During Norwegian’s latest sale, Mihir and I were presented with a traveller’s nightmare: Too many destinations to choose from! After a quick glance at our work schedules we narrowed it down to only two destinations, Prague vs. Budapest. But how to choose? After raking our brains for a couple of hours we came to the conclusion that we simply couldn’t pick just one and went ahead and booked both flights.
Seeing as neither of us had been to either city, we didn’t quite know what to expect. Naturally we did our due diligence and read every blog post and watched every vlog on both destinations since the invention of the internet. In the end our brains were about to burst with information so we purged ourselves of all preconceived notions and decided to visit both cities with an open mind.
We returned from our second destination, Budapest, just two days ago and what kind of travel bloggers would we be if we didn’t present our final verdict in the form of a blog post? If you are in a similar dilemma as we were and want to get an idea of which city we preferred and why, read on!
Cityscape & Accessability
Before we really sink our teeth into the matter, let’s start with some general thoughts. Budapest is a significantly larger city than Prague with roughly 1.7 million inhabitants over 1.2 million. Prague feels like a very compact city where most important sights are within a very short distance. That makes Prague the perfect city to explore on foot. The sights in Budapest are somewhat spread out and require a bit more stamina to explore on foot, although personally we only used the metro to go to and from the airport. However, people who tire more easily might have to depend on public transport.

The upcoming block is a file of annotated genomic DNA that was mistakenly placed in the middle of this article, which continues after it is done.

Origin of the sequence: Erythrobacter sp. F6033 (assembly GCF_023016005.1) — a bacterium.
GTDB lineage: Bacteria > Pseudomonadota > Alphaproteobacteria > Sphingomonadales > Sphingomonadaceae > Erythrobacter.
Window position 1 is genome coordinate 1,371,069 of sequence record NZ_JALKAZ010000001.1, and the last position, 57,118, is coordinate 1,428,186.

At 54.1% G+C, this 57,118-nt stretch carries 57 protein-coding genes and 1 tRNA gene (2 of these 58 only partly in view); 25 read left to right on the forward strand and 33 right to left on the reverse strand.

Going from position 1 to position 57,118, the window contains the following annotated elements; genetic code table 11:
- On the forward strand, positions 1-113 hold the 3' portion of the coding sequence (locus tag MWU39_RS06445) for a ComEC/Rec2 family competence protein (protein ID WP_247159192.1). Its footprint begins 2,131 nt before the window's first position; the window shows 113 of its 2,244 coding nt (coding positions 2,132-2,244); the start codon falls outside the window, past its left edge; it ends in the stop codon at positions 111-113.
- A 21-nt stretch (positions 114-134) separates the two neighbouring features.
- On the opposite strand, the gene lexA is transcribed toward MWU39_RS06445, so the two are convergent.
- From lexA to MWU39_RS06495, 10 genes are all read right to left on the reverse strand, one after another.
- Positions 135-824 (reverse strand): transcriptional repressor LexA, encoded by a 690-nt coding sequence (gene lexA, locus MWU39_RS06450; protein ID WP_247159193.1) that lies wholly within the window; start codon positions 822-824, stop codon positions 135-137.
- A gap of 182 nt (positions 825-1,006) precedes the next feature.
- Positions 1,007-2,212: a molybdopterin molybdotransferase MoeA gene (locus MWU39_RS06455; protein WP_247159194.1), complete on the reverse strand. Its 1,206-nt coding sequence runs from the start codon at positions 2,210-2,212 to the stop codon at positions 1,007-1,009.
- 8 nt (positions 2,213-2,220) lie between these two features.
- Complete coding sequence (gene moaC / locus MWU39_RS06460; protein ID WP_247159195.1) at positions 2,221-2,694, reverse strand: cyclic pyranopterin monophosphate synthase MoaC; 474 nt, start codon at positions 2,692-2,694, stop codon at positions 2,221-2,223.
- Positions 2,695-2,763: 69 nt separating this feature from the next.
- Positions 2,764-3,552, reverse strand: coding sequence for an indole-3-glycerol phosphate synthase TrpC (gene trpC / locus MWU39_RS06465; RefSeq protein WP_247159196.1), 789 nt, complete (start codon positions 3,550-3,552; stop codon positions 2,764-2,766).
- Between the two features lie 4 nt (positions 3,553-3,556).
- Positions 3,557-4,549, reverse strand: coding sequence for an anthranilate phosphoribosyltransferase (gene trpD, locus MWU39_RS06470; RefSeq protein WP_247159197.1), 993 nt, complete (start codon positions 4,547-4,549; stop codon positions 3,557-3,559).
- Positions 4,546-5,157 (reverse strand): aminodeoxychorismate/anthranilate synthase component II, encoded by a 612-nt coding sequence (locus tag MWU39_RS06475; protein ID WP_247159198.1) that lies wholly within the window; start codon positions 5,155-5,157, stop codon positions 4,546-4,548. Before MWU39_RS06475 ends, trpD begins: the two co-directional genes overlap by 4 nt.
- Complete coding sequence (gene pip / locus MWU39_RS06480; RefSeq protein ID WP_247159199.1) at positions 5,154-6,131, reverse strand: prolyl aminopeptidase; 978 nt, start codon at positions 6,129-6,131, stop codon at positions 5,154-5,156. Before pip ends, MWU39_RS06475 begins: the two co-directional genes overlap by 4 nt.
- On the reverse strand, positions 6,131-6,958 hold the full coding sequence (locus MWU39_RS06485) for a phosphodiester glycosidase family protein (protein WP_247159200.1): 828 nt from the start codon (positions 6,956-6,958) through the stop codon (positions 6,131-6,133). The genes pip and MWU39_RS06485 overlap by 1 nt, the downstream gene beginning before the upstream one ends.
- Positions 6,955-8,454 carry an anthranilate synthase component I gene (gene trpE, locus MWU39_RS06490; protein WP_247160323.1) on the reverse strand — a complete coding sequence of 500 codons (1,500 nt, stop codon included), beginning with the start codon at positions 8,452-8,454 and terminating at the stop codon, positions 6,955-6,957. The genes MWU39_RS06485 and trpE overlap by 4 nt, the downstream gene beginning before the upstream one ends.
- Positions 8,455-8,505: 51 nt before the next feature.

The winner of this category is Prague, because all its beautiful sights are so easily accessible.
Sights & Attractions
Who hasn’t seen pictures of the illuminated Parliament Building in Budapest or romantic Charles Bridge in Prague? These two cities are both rich in history and have much to offer for the culturally inclined visitor. Overall, Prague and Budapest probably offer around the same number of “sights” which may be a win for smaller Prague. However, Budapest offers an interesting selection of museums, such as the House of Terror, which we found somehow lacking in Prague. And, of course, Prague has nothing on Budapest’s thermal spas. Sorry!
The surprisingly clear winner of this category is Budapest.